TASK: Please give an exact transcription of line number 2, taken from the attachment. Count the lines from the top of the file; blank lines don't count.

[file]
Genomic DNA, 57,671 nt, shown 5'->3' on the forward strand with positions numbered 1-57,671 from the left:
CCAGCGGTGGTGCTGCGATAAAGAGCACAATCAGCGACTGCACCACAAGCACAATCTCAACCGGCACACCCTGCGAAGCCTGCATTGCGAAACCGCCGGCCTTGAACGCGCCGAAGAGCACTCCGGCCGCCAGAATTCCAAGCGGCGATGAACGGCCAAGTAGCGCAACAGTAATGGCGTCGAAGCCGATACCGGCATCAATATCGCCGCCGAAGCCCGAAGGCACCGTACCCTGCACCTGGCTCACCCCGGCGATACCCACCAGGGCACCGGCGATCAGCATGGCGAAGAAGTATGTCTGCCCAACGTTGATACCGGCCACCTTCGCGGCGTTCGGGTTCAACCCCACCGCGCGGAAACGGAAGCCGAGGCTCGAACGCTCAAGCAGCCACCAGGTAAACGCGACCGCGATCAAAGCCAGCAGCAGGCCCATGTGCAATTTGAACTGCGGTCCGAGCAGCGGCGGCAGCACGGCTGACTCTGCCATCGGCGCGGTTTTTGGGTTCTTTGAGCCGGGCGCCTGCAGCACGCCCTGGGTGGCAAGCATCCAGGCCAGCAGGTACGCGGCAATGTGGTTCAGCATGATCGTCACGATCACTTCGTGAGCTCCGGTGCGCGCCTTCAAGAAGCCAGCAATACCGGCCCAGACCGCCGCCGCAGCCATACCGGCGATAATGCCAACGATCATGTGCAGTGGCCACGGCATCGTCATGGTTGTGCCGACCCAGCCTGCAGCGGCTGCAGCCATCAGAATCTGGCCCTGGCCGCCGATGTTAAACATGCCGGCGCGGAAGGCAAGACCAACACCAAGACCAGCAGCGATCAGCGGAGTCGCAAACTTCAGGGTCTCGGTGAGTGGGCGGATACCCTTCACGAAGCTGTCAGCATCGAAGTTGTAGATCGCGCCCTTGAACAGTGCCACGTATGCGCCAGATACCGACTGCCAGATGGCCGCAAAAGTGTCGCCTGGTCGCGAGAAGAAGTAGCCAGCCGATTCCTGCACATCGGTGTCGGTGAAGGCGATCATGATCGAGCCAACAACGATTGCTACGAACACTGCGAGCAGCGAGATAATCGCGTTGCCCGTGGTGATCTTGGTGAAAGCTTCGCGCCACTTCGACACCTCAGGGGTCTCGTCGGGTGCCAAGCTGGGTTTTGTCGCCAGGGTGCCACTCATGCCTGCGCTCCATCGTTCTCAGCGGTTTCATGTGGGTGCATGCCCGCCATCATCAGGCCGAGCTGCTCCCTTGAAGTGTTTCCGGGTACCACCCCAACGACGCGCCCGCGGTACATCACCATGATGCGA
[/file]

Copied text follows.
CCAGCGGTGGTGCTGCGATAAAGAGCACAATCAGCGACTGCACCACAAGCACAATCTCAACCGGCACACCCTGCGAAGCCTGCATTGCGAAACCGCCGGCCTTGAACGCGCCGAAGAGCACTCCGGCCGCCAGAATTCCAAGCGGCGATGAACGGCCAAGTAGCGCAACAGTAATGGCGTCGAAGCCGATACCGGCATCAATATCGCCGCCGAAGCCCGAAGGCACCGTACCCTGCACCTGGCTCACCCCGGCGATACCCACCAGGGCACCGGCGATCAGCATGGCGAAGAAGTATGTCTGCCCAACGTTGATACCGGCCACCTTCGCGGCGTTCGGGTTCAACCCCACCGCGCGGAAACGGAAGCCGAGGCTCGAACGCTCAAGCAGCCACCAGGTAAACGCGACCGCGATCAAAGCCAGCAGCAGGCCCATGTGCAATTTGAACTGCGGTCCGAGCAGCGGCGGCAGCACGGCTGACTCTGCCATCGGCGCGGTTTTTGGGTTCTTTGAGCCGGGCGCCTGCAGCACGCCCTGGGTGGCAAGCATCCAGGCCAGCAGGTACGCGGCAATGTGGTTCAGCATGATCGTCACGATCACTTCGTGAGCTCCGGTGCGCGCCTTCAAGAAGCCAGCAATACCGGCCCAGACCGCCGCCGCAGCCATACCGGCGATAATGCCAACGATCATGTGCAGTGGCCACGGCATCGTCATGGTTGTGCCGACCCAGCCTGCAGCGGCTGCAGCCATCAGAATCTGGCCCTGGCCGCCGATGTTAAACATGCCGGCGCGGAAGGCAAGACCAACACCAAGACCAGCAGCGATCAGCGGAGTCGCAAACTTCAGGGTCTCGGTGAGTGGGCGGATACCCTTCACGAAGCTGTCAGCATCGAAGTTGTAGATCGCGCCCTTGAACAGTGCCACGTATGCGCCAGATACCGACTGCCAGATGGCCGCAAAAGTGTCGCCTGGTCGCGAGAAGAAGTAGCCAGCCGATTCCTGCACATCGGTGTCGGTGAAGGCGATCATGATCGAGCCAACAACGATTGCTACGAACACTGCGAGCAGCGAGATAATCGCGTTGCCCGTGGTGATCTTGGTGAAAGCTTCGCGCCACTTCGACACCTCAGGGGTCTCGTCGGGTGCCAAGCTGGGTTTTGTCGCCAGGGTGCCACTCATGCCTGCGCTCCATCGTTCTCAGCGGTTTCATGTGGGTGCATGCCCGCCATCATCAGGCCGAGCTGCTCCCTTGAAGTGTTTCCGGGTACCACCCCAACGACGCGCCCGCGGTACATCACCATGATGCGA